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ACEC Research Institute releases findings of Business Impact Survey series, showing changing working conditions and stimulus package impact.

Engineering firms were quick to respond by adapting altered working conditions when the coronavirus pandemic began in the United States, according to a series of Business Impact Surveys conducted by the research arm of the American Council of Engineering Companies (ACEC).

The results, which were released last week, show that 90 percent of larger firms with more than 501 employees restricted travel as early as March 17. Seventy-three percent of smaller firms with 26 to 50 employees had shut down travel plans by that date.

Another change in working conditions included setting up work-from-home capabilities, the survey showed. Eight out of 10 firms had implemented a telework policy by March 17, with only 15 percent making it a requirement and 34 percent making it “as needed.”

Delays & Cancellations

The Business Impact Survey showed that almost half of the reporting engineering firms experienced delays or cancellations from the coronavirus epidemic. Seventy-one percent of large firms (501 employees or more) experienced these negative effects.

In another wave of surveys, the research institute found that by April 1, 70 percent of reporting firms had experienced delays or cancellations. Larger firms saw that percentage jump to 85 percent; smaller firms of 26 to 50 employees jumped from 47 percent to 74 percent.

Gauging Financial Stability

While 51 percent of responding engineering firms said they believe the PPP, which was included as part of the Coronavirus Aid, Relief and Economic Securty (CARES) Act—the stimulus package signed on March 27—would have a positive impact on their business, larger firms felt better about the situation (86 percent), while smaller firms were “not sure.”

By the end of April, 87 percent of firms felt the overall U.S. economy was in worst shape as compared with March 1, but approximately 45 percent felt their company’s own cash flow was in bad shape—this was down from 54 percent when the same question was asked in an earlier wave of the Business Impact Survey series.

Some firms had taken actions to protect assets, including:

  • Freezing nonessential purchases—50 percent
  • Speeding up collections—38 percent
  • Freezing salary/pay increases—30 percent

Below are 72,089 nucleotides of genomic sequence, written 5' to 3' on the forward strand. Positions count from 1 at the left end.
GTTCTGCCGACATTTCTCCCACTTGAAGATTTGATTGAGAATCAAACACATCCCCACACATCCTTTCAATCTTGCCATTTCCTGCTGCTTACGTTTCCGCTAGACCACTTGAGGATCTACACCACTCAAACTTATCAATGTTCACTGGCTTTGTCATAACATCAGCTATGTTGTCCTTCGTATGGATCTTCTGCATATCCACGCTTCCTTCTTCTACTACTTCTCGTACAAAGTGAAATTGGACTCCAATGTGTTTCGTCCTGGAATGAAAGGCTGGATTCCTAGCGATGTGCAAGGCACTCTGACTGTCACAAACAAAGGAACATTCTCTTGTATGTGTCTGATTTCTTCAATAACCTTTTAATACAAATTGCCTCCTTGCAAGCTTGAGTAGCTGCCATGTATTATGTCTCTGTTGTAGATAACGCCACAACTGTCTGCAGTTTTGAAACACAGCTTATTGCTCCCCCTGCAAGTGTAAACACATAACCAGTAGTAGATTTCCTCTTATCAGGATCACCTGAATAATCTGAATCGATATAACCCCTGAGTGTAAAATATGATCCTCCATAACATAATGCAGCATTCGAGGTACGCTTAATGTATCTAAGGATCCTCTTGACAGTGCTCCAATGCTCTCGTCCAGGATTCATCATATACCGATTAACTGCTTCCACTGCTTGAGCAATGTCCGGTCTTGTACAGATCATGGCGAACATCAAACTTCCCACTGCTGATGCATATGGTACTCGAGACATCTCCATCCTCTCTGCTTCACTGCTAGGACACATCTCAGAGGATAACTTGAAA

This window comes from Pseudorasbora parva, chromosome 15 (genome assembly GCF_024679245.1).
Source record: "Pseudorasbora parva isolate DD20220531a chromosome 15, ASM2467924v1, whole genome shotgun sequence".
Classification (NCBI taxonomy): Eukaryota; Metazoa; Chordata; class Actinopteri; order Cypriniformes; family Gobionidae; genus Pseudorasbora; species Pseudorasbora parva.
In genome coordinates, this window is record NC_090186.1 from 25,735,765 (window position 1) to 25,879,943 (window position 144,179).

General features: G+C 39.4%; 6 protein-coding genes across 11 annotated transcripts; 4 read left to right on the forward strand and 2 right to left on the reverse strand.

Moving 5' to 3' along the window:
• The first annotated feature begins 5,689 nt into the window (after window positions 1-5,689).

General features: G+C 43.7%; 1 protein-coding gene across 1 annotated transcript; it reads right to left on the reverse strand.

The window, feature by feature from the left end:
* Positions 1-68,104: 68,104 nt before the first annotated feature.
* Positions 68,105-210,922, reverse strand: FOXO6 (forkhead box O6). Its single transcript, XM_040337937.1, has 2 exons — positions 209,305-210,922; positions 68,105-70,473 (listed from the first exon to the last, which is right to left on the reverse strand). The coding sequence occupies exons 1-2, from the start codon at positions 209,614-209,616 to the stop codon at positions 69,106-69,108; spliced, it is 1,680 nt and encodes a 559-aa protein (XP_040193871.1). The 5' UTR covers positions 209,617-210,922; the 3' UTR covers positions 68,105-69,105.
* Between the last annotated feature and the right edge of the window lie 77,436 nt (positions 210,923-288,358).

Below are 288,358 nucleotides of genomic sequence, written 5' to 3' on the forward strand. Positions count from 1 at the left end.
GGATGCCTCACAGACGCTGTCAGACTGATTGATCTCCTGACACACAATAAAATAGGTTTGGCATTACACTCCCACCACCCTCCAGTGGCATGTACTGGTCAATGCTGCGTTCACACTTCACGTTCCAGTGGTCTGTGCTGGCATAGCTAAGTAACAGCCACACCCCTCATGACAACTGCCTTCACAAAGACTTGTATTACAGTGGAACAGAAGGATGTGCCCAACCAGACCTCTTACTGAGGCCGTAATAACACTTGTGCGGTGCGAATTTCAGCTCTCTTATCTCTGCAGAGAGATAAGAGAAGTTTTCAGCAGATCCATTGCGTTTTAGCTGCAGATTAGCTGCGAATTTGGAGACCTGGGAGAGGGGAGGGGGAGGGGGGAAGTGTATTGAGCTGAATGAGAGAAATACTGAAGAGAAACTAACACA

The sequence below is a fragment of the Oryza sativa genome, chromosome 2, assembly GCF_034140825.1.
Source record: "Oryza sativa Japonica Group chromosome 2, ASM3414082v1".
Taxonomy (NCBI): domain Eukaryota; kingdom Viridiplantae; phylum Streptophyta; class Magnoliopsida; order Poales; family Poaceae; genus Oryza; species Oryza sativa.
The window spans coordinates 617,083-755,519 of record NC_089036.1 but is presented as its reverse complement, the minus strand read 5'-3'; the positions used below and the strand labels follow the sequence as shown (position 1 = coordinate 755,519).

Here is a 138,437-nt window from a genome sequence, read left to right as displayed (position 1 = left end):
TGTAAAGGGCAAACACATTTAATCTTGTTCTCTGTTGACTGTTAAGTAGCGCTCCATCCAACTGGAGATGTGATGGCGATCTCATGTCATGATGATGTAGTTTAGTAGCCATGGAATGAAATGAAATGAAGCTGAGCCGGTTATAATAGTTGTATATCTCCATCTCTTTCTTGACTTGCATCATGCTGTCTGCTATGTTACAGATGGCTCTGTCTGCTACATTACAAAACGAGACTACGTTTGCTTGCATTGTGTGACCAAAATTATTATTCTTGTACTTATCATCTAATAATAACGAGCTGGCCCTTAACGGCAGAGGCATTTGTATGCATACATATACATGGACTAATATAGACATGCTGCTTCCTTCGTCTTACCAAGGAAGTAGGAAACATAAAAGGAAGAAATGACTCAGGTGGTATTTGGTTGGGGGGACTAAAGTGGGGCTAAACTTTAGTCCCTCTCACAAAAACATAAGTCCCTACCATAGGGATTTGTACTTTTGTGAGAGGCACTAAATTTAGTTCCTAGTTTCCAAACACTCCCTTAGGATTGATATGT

By late April, fewer firms felt the stimulus package had actually had a positive effect on their business—just 55 percent. Thirty-three percent said the package had had no impact at all. The survey results found this was due to “inadequate funding and the nearly immediate depletion of the Paycheck Protection Program in less than one week.”

While 84 percent of firms applied for PPP, only 74 percent received the assistance before the funds ran out.

Reopening Businesses

Thirty-seven percent of firms believed business would get back to normal within six months, survey results showed. Thirty-five percent predicted it would take one to two years, while 21 percent were not sure or felt things would never be the same moving forward.

Only 21 percent of firms said there was a worker safety plan in place for reopening; 41 percent said their firm was working on one. Many firms said they were waiting for their state’s governor to give permission before reopening offices, and others said they would wait until they felt it was safe.

Safety measures that were planned for reopening included social distancing (87 percent) and allowing staff to continue working from home to care for others (84 percent).

“The Business Impact Surveys are the first of their kind to accurately measure our industry’s response to a real-time crisis,” said ACEC Research Institute Chair John Carrato. “The data collected from week to week enabled firm executives to plan with knowledge of how their peers were reacting to the economic shutdown and Federal assistance programs.”

“The pandemic was an unforeseen and unique challenge for our industry,” said Charles Gozdziewski, ACEC’s board chair. “Firm executives were forced into uncharted waters, adapting to forced changes to workplace operations, commuting, project work and financial planning. The Business Impact Surveys gave our members a roadmap to check their own planning against industry trends on a weekly basis.”

For more results from the survey, including subsequent waves that collected data through the end of May, visit